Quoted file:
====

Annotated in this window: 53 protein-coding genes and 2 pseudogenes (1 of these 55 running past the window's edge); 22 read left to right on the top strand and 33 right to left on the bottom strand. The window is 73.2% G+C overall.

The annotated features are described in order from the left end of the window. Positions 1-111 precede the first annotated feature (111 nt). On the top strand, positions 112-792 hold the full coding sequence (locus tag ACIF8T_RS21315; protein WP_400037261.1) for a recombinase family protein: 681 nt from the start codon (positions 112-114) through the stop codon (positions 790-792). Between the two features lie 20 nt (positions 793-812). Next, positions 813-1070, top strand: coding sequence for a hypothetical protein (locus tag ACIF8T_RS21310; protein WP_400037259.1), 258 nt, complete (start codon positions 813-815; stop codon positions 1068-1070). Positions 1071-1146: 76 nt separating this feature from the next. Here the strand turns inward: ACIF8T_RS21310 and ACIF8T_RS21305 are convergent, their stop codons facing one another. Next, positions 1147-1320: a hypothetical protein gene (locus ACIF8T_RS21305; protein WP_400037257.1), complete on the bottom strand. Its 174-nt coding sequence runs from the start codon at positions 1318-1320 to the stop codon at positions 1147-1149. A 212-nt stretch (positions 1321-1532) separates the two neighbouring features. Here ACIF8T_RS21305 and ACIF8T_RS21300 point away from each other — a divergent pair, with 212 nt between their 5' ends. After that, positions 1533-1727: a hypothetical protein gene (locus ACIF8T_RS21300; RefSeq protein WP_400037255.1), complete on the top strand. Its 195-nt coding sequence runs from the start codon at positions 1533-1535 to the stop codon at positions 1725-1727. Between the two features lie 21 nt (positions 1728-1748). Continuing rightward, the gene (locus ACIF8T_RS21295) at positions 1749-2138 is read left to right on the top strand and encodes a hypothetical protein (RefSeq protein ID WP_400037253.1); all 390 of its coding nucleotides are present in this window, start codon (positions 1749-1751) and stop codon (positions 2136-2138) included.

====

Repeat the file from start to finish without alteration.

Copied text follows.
Annotated in this window: 53 protein-coding genes and 2 pseudogenes (1 of these 55 running past the window's edge); 22 read left to right on the top strand and 33 right to left on the bottom strand. The window is 73.2% G+C overall.

The annotated features are described in order from the left end of the window. Positions 1-111 precede the first annotated feature (111 nt). On the top strand, positions 112-792 hold the full coding sequence (locus tag ACIF8T_RS21315; protein WP_400037261.1) for a recombinase family protein: 681 nt from the start codon (positions 112-114) through the stop codon (positions 790-792). Between the two features lie 20 nt (positions 793-812). Next, positions 813-1070, top strand: coding sequence for a hypothetical protein (locus tag ACIF8T_RS21310; protein WP_400037259.1), 258 nt, complete (start codon positions 813-815; stop codon positions 1068-1070). Positions 1071-1146: 76 nt separating this feature from the next. Here the strand turns inward: ACIF8T_RS21310 and ACIF8T_RS21305 are convergent, their stop codons facing one another. Next, positions 1147-1320: a hypothetical protein gene (locus ACIF8T_RS21305; protein WP_400037257.1), complete on the bottom strand. Its 174-nt coding sequence runs from the start codon at positions 1318-1320 to the stop codon at positions 1147-1149. A 212-nt stretch (positions 1321-1532) separates the two neighbouring features. Here ACIF8T_RS21305 and ACIF8T_RS21300 point away from each other — a divergent pair, with 212 nt between their 5' ends. After that, positions 1533-1727: a hypothetical protein gene (locus ACIF8T_RS21300; RefSeq protein WP_400037255.1), complete on the top strand. Its 195-nt coding sequence runs from the start codon at positions 1533-1535 to the stop codon at positions 1725-1727. Between the two features lie 21 nt (positions 1728-1748). Continuing rightward, the gene (locus ACIF8T_RS21295) at positions 1749-2138 is read left to right on the top strand and encodes a hypothetical protein (RefSeq protein ID WP_400037253.1); all 390 of its coding nucleotides are present in this window, start codon (positions 1749-1751) and stop codon (positions 2136-2138) included.